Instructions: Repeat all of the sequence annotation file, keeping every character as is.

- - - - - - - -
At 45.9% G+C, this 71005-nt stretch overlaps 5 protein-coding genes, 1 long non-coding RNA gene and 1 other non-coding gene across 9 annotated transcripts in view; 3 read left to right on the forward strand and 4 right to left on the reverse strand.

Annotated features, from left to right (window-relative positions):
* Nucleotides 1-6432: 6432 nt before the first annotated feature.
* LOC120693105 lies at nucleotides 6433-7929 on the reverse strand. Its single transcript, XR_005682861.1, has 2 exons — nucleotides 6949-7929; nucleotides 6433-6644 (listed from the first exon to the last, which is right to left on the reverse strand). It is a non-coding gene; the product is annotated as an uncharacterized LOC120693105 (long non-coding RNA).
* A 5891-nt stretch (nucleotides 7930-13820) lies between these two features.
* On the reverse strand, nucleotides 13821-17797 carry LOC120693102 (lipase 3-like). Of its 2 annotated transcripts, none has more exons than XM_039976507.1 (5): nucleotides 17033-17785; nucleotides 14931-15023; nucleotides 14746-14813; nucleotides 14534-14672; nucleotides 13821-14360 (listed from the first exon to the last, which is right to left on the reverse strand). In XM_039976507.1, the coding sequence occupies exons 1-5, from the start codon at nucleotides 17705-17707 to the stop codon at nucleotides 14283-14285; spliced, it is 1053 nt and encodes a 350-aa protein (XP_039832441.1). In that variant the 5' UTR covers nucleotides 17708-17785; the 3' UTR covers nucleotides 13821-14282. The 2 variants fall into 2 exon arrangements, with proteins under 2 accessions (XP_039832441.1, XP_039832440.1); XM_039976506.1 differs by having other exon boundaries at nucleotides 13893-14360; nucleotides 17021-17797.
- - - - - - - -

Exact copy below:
At 45.9% G+C, this 71005-nt stretch overlaps 5 protein-coding genes, 1 long non-coding RNA gene and 1 other non-coding gene across 9 annotated transcripts in view; 3 read left to right on the forward strand and 4 right to left on the reverse strand.

Annotated features, from left to right (window-relative positions):
* Nucleotides 1-6432: 6432 nt before the first annotated feature.
* LOC120693105 lies at nucleotides 6433-7929 on the reverse strand. Its single transcript, XR_005682861.1, has 2 exons — nucleotides 6949-7929; nucleotides 6433-6644 (listed from the first exon to the last, which is right to left on the reverse strand). It is a non-coding gene; the product is annotated as an uncharacterized LOC120693105 (long non-coding RNA).
* A 5891-nt stretch (nucleotides 7930-13820) lies between these two features.
* On the reverse strand, nucleotides 13821-17797 carry LOC120693102 (lipase 3-like). Of its 2 annotated transcripts, none has more exons than XM_039976507.1 (5): nucleotides 17033-17785; nucleotides 14931-15023; nucleotides 14746-14813; nucleotides 14534-14672; nucleotides 13821-14360 (listed from the first exon to the last, which is right to left on the reverse strand). In XM_039976507.1, the coding sequence occupies exons 1-5, from the start codon at nucleotides 17705-17707 to the stop codon at nucleotides 14283-14285; spliced, it is 1053 nt and encodes a 350-aa protein (XP_039832441.1). In that variant the 5' UTR covers nucleotides 17708-17785; the 3' UTR covers nucleotides 13821-14282. The 2 variants fall into 2 exon arrangements, with proteins under 2 accessions (XP_039832441.1, XP_039832440.1); XM_039976506.1 differs by having other exon boundaries at nucleotides 13893-14360; nucleotides 17021-17797.